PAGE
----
How To Handle The DIV Tag Around ASP.NET Hidden Inputs

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One praiseworthy aspect of ASP.NET 2.0 is its much improved XHTML compliance. However, there is one particular implementation detail related to this that causes some web designs to break and could have been implemented in a better manner.

The detail is how ASP.NET 2.0 will wrap a DIV tag around hidden input fields. My complaint isn’t that Microsoft added this DIV wrapper, because it is needed for strict compliance. My complaint is that there is no CSS class or id on the DIV to make it easy to exclude CSS styling on it.

For example, here is a snippet from the output of a simple page.

<form name="form1" method="post" action="Default.aspx" id="form1">
<input type="hidden" name="__VIEWSTATE" id="__VIEWSTATE" value="Omitted" />

Hello World

It would have been nice if the author of this code could have simply added something like:

<div class="aspnet-generated">
<input type="hidden" name="__VIEWSTATE" id="__VIEWSTATE" value="Omitted" />

It is quite common for web designers to apply a specific style to all DIVs on a page, for example, adding a padding of 5px.

<style type="text/css">
  div {padding: 5px;}

Unfortunately, this leaves a gap where the ASP.NET generated DIV is located.

In a comment made on his blog, Scott Guthrie makes this remark on this topic:

You could modify your CSS to exclude the <div> we create by default immediately underneath the form tag.

In general I’d probably recommend having as broad a CSS rule as the one you have above - since it will effect lots of content on the page. Can you instead have it apply to a CSS class only?

Yes, you could modify the CSS to exclude the first child DIV of the FORM tag by using a child selector and a first-child pseudo class like so:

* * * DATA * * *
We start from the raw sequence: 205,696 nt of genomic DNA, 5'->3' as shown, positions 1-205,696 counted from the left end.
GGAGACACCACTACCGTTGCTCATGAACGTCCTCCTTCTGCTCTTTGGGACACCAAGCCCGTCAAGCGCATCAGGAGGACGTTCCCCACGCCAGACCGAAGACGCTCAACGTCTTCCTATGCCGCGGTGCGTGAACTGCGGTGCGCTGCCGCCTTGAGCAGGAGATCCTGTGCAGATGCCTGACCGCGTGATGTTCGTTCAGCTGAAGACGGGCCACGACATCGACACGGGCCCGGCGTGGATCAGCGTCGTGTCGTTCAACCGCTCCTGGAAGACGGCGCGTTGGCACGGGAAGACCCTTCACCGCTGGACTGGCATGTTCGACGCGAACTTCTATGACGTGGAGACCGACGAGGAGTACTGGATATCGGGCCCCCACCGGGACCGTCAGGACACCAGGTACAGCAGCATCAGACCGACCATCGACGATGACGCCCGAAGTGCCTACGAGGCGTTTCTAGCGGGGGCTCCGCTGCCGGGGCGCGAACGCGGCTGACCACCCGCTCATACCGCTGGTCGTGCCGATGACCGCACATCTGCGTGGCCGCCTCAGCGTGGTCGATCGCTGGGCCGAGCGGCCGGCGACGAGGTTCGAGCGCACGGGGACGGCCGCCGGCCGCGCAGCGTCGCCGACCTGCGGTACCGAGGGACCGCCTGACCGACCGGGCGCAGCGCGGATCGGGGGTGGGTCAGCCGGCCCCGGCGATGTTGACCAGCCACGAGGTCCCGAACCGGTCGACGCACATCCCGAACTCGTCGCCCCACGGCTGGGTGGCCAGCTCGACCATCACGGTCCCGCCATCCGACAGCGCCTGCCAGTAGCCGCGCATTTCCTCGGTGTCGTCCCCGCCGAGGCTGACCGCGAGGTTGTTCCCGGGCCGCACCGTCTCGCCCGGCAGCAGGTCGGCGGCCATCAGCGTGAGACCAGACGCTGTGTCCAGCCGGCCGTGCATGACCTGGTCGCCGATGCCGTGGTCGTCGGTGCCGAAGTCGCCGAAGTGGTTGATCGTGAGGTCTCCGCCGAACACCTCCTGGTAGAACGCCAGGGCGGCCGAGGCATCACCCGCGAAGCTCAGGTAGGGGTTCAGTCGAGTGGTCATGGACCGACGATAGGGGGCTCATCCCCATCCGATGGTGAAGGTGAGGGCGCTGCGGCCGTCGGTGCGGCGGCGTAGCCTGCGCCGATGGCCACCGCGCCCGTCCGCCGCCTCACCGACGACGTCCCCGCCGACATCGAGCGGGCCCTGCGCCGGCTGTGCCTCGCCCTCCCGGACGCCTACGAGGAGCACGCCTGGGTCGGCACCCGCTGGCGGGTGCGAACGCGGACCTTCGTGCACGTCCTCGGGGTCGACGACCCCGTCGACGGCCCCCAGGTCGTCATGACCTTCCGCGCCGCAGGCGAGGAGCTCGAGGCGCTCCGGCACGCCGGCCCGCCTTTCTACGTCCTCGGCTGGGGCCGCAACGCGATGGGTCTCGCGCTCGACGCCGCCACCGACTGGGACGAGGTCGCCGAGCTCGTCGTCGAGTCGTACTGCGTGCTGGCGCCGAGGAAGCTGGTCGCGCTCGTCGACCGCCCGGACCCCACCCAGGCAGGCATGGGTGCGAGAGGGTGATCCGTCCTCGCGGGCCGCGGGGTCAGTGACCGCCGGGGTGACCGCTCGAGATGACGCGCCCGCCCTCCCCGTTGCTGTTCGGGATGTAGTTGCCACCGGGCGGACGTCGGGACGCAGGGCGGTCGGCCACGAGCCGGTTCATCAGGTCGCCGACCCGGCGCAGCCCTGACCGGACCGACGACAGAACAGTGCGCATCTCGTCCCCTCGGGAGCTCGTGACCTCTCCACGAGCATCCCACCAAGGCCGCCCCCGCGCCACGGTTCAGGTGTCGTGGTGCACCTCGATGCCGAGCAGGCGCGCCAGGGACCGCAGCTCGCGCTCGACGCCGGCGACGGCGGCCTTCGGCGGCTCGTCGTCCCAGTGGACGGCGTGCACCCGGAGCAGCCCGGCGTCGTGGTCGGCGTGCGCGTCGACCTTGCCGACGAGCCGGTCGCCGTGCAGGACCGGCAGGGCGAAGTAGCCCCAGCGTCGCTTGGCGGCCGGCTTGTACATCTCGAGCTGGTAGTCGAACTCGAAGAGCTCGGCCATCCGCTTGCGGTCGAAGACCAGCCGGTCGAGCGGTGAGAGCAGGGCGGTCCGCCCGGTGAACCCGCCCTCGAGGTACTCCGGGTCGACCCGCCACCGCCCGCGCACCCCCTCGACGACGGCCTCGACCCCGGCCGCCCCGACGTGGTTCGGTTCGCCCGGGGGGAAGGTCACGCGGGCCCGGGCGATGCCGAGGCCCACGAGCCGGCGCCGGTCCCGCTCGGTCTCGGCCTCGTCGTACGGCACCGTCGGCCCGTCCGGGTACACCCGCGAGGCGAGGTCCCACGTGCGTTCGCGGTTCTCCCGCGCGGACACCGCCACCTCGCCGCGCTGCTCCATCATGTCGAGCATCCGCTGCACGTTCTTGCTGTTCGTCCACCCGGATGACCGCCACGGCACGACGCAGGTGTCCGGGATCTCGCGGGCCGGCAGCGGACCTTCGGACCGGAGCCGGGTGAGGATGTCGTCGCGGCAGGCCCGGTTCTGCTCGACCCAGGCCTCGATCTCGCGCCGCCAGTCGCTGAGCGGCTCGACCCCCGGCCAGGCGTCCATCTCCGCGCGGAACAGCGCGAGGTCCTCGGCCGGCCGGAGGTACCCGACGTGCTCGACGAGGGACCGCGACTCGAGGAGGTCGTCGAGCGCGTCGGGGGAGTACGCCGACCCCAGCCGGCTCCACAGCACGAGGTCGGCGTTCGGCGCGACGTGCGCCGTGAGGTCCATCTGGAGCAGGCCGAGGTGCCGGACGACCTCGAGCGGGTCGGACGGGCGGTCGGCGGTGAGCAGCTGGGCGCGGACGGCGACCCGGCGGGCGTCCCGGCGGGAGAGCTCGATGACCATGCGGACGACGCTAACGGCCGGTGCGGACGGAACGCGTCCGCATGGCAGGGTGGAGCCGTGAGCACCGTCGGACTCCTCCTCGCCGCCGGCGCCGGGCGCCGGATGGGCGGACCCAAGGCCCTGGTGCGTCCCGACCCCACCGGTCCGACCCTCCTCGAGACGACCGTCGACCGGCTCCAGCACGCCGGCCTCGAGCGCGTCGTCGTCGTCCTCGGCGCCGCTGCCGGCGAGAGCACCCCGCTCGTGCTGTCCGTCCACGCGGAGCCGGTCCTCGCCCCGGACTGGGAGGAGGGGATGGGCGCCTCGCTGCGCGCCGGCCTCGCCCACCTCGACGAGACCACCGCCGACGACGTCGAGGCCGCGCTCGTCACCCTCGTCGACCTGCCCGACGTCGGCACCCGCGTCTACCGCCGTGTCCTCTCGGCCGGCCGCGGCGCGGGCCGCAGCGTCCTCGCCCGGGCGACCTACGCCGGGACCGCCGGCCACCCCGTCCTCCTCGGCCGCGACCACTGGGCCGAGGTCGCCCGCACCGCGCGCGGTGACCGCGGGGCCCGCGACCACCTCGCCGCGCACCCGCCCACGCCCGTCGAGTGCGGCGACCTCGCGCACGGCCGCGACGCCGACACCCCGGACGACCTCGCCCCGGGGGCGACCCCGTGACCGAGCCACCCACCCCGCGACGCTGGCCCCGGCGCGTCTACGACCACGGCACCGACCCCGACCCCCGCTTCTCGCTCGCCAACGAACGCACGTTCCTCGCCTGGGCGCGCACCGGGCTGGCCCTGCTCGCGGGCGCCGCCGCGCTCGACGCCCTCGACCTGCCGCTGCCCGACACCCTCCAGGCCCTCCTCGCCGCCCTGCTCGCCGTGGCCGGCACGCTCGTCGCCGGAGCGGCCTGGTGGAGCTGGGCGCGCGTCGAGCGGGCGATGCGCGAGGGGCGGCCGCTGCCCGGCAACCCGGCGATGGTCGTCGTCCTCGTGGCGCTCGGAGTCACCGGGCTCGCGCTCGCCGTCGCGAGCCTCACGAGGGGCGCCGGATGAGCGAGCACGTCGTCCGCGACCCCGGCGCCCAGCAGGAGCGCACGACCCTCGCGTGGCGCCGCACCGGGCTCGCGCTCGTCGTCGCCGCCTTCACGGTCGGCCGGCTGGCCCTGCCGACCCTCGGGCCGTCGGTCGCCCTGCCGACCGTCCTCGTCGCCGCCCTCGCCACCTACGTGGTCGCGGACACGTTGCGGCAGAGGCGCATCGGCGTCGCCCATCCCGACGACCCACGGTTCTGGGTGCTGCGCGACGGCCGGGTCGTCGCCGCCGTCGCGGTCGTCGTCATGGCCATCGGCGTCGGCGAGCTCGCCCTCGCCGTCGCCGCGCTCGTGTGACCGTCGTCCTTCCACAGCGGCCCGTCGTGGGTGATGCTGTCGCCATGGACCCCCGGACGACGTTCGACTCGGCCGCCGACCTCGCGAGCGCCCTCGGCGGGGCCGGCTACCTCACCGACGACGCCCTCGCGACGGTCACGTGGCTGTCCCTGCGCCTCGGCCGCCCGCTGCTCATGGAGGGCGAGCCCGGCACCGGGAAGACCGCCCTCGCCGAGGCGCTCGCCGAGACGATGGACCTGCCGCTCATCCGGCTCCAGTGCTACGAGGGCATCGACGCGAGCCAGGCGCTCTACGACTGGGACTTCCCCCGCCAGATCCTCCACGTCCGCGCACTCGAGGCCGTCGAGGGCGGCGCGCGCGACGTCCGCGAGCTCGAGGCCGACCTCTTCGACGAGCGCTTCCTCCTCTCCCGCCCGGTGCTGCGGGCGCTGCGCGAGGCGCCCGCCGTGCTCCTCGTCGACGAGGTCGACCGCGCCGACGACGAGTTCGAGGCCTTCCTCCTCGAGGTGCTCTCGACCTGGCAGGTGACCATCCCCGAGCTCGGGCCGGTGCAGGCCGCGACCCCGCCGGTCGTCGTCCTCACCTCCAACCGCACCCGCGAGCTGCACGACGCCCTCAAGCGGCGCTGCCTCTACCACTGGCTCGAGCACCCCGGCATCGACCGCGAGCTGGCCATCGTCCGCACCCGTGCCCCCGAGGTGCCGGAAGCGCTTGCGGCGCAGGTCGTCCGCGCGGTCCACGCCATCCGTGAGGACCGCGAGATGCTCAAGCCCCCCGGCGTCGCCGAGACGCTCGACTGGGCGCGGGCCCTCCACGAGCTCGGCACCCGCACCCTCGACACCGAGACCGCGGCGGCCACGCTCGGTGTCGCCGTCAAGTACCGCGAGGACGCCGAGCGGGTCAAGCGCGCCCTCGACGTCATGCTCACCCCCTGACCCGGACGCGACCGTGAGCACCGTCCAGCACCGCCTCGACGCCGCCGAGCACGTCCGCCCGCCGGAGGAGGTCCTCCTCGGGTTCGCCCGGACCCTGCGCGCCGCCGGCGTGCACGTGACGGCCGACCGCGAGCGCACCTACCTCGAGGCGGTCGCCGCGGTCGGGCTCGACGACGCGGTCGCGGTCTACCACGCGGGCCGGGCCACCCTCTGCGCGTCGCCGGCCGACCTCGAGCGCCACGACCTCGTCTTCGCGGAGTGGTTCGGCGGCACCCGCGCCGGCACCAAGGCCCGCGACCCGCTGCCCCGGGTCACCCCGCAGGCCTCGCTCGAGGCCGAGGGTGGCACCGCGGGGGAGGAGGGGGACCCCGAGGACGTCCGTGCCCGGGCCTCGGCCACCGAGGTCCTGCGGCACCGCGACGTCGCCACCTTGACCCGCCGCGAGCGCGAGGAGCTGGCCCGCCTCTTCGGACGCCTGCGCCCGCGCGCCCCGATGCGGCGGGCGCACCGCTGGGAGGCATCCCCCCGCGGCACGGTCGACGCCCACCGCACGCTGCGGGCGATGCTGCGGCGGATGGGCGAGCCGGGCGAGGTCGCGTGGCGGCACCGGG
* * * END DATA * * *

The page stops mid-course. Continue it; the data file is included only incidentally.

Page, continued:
<style type="text/css">
  div {padding: 5px;}
  form>div:first-child {padding: 0; margin: 0;}        

Unfortunately, IE 6 doesn’t support child selectors nor first-child pseudo classes. Since IE 6 is still quite widely used, this is not a viable solution.

Regarding Scott’s second question, this isn’t always reasonable because many web designs apply certain styles most DIVs on a page and then exclude a few that shouldn’t have that style. In that situation, it takes more work to give every DIV a CSS class so you can apply the style to just that class. It is simpler to use an exclusionary approach in these cases. Simply apply the style to all DIVs and exclude the ones that need to be excluded.

Unfortunately, because of the way this DIV wrapper was implemented and, because of CSS non-compliance in IE 6, it’s not possible to exclude this DIV using CSS alone. It requires changing the markup.

Fortunately, there’s an easy solution with a slight change to your markup, but it requires changing your markup just a bit. Just wrap your content in a DIV with a specific ID.

<form id="form1" runat="server">
  <div id="main">
      Hello World

And then style it like so.

<style type="text/css">
  div {padding: 0; margin: 0;} /* generated div */
  #main div {padding: 5px;} /* all other divs */

This is a lot easier (and higher performing) than trying to muck around with the output via the HttpResponse.Filter.

So while the solution is easy, it still bothers me that it is necessary. One main reason why is that I often get CSS designs handed to me and I have to go through and make sure to make this change appropriately. I’d rather just be able to plop a one line CSS change into every stylesheet like so:

div.aspnet-generated {padding: 0; margin: 0;}

On another note, one other interesting side-effect of this change in ASP.NET 2.0 is that many implementations for moving viewstate to the bottom of the page end up breaking XHTML compliance because they only move the input tags and not the entire DIV to the bottom.

Found a typo or error? Suggest an edit! If accepted, your contribution is listed automatically here.



27 responses

  1. Avatar for Aaron
    Aaron June 15th, 2007

    Hi Phil,